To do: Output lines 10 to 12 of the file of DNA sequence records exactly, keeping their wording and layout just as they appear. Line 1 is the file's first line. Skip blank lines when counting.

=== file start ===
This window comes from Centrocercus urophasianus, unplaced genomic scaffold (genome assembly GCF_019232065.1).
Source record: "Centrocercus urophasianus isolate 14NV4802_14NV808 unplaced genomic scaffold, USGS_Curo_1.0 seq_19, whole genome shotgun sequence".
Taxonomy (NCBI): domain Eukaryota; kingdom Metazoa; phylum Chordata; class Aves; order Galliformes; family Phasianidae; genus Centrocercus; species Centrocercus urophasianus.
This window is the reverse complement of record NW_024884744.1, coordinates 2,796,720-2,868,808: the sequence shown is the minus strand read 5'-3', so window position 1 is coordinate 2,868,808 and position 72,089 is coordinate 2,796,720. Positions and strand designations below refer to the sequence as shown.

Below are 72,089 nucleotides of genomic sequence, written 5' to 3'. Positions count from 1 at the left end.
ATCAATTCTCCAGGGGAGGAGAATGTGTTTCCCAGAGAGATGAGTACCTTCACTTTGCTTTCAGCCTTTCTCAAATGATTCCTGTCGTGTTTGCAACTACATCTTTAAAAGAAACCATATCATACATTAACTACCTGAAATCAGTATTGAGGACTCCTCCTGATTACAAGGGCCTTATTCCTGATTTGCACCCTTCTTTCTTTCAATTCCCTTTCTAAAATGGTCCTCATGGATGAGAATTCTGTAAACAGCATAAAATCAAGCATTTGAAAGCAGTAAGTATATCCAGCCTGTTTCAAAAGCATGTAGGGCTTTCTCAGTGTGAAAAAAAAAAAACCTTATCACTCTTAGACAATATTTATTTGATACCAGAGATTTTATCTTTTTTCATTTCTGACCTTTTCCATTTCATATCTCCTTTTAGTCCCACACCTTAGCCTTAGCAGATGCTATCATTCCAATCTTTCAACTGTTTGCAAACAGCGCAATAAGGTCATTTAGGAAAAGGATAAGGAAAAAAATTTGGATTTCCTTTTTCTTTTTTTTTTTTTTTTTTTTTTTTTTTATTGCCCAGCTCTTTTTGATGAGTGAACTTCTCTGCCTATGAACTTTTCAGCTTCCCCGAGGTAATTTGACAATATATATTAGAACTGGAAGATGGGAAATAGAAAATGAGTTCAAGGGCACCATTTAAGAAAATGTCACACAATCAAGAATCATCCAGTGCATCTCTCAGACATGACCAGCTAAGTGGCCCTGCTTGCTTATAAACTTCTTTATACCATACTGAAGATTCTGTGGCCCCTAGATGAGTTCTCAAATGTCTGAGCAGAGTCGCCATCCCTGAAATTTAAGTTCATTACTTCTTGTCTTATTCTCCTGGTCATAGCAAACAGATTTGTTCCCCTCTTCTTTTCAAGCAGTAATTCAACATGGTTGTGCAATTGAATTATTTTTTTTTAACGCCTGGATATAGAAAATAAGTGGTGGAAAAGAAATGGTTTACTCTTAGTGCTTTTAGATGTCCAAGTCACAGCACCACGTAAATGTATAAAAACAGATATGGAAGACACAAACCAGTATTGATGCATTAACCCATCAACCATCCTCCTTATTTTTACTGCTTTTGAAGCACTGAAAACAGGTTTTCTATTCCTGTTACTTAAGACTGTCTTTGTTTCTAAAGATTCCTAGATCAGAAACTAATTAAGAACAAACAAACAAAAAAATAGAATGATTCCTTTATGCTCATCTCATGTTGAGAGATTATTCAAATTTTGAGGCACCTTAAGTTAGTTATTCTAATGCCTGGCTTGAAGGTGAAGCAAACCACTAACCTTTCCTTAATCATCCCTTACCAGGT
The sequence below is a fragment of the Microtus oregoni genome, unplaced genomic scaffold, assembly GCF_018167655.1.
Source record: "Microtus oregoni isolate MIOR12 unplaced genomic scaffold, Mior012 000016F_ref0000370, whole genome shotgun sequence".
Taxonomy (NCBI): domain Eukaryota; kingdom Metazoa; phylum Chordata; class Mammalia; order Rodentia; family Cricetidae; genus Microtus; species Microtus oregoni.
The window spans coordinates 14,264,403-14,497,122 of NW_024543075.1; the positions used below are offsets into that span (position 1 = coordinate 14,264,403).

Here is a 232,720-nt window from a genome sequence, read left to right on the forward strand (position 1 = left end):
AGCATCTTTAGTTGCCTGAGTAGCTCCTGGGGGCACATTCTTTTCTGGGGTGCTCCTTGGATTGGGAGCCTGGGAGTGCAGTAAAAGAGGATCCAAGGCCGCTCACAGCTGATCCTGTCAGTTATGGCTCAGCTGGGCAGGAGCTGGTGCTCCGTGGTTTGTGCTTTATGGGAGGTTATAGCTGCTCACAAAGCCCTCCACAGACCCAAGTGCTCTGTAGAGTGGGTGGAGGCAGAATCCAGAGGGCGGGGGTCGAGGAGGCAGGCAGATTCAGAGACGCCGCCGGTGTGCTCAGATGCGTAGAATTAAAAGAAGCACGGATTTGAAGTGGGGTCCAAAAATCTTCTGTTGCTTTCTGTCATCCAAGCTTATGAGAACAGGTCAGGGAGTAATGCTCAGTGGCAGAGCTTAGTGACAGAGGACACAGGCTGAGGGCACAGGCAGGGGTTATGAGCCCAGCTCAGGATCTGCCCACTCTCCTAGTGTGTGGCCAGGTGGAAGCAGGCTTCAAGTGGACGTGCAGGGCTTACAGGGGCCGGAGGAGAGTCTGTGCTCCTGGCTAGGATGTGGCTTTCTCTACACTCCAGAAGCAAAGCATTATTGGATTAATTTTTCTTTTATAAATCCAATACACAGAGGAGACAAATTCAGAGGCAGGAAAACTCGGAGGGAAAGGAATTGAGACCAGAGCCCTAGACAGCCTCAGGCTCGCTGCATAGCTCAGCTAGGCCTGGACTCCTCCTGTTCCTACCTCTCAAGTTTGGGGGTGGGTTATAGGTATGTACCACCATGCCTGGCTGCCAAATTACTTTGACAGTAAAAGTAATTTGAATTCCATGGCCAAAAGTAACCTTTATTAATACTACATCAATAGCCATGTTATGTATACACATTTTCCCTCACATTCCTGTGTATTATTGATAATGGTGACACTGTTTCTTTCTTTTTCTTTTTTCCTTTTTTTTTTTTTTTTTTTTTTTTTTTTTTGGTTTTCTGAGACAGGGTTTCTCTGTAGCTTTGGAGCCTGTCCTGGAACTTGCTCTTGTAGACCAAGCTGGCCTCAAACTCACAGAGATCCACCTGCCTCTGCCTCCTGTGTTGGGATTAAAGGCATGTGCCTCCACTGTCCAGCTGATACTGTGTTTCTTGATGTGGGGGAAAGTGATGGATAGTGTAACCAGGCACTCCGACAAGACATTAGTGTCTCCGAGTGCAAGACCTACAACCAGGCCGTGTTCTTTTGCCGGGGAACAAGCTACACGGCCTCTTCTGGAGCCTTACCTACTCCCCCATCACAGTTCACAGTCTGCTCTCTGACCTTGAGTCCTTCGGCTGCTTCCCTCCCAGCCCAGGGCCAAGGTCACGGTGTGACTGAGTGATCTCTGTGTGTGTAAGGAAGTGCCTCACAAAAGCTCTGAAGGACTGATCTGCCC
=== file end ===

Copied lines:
The window spans coordinates 14,264,403-14,497,122 of NW_024543075.1; the positions used below are offsets into that span (position 1 = coordinate 14,264,403).

Here is a 232,720-nt window from a genome sequence, read left to right on the forward strand (position 1 = left end):
AGCATCTTTAGTTGCCTGAGTAGCTCCTGGGGGCACATTCTTTTCTGGGGTGCTCCTTGGATTGGGAGCCTGGGAGTGCAGTAAAAGAGGATCCAAGGCCGCTCACAGCTGATCCTGTCAGTTATGGCTCAGCTGGGCAGGAGCTGGTGCTCCGTGGTTTGTGCTTTATGGGAGGTTATAGCTGCTCACAAAGCCCTCCACAGACCCAAGTGCTCTGTAGAGTGGGTGGAGGCAGAATCCAGAGGGCGGGGGTCGAGGAGGCAGGCAGATTCAGAGACGCCGCCGGTGTGCTCAGATGCGTAGAATTAAAAGAAGCACGGATTTGAAGTGGGGTCCAAAAATCTTCTGTTGCTTTCTGTCATCCAAGCTTATGAGAACAGGTCAGGGAGTAATGCTCAGTGGCAGAGCTTAGTGACAGAGGACACAGGCTGAGGGCACAGGCAGGGGTTATGAGCCCAGCTCAGGATCTGCCCACTCTCCTAGTGTGTGGCCAGGTGGAAGCAGGCTTCAAGTGGACGTGCAGGGCTTACAGGGGCCGGAGGAGAGTCTGTGCTCCTGGCTAGGATGTGGCTTTCTCTACACTCCAGAAGCAAAGCATTATTGGATTAATTTTTCTTTTATAAATCCAATACACAGAGGAGACAAATTCAGAGGCAGGAAAACTCGGAGGGAAAGGAATTGAGACCAGAGCCCTAGACAGCCTCAGGCTCGCTGCATAGCTCAGCTAGGCCTGGACTCCTCCTGTTCCTACCTCTCAAGTTTGGGGGTGGGTTATAGGTATGTACCACCATGCCTGGCTGCCAAATTACTTTGACAGTAAAAGTAATTTGAATTCCATGGCCAAAAGTAACCTTTATTAATACTACATCAATAGCCATGTTATGTATACACATTTTCCCTCACATTCCTGTGTATTATTGATAATGGTGACACTGTTTCTTTCTTTTTCTTTTTTCCTTTTTTTTTTTTTTTTTTTTTTTTTTTTTTGGTTTTCTGAGACAGGGTTTCTCTGTAGCTTTGGAGCCTGTCCTGGAACTTGCTCTTGTAGACCAAGCTGGCCTCAAACTCACAGAGATCCACCTGCCTCTGCCTCCTGTGTTGGGATTAAAGGCATGTGCCTCCACTGTCCAGCTGATACTGTGTTTCTTGATGTGGGGGAAAGTGATGGATAGTGTAACCAGGCACTCCGACAAGACATTAGTGTCTCCGAGTGCAAGACCTACAACCAGGCCGTGTTCTTTTGCCGGGGAACAAGCTACACGGCCTCTTCTGGAGCCTTACCTACTCCCCCATCACAGTTCACAGTCTGCTCTCTGACCTTGAGTCCTTCGGCTGCTTCCCTCCCAGCCCAGGGCCAAGGTCACGGTGTGACTGAGTGATCTCTGTGTGTGTAAGGAAGTGCCTCACAAAAGCTCTGAAGGACTGATCTGCCC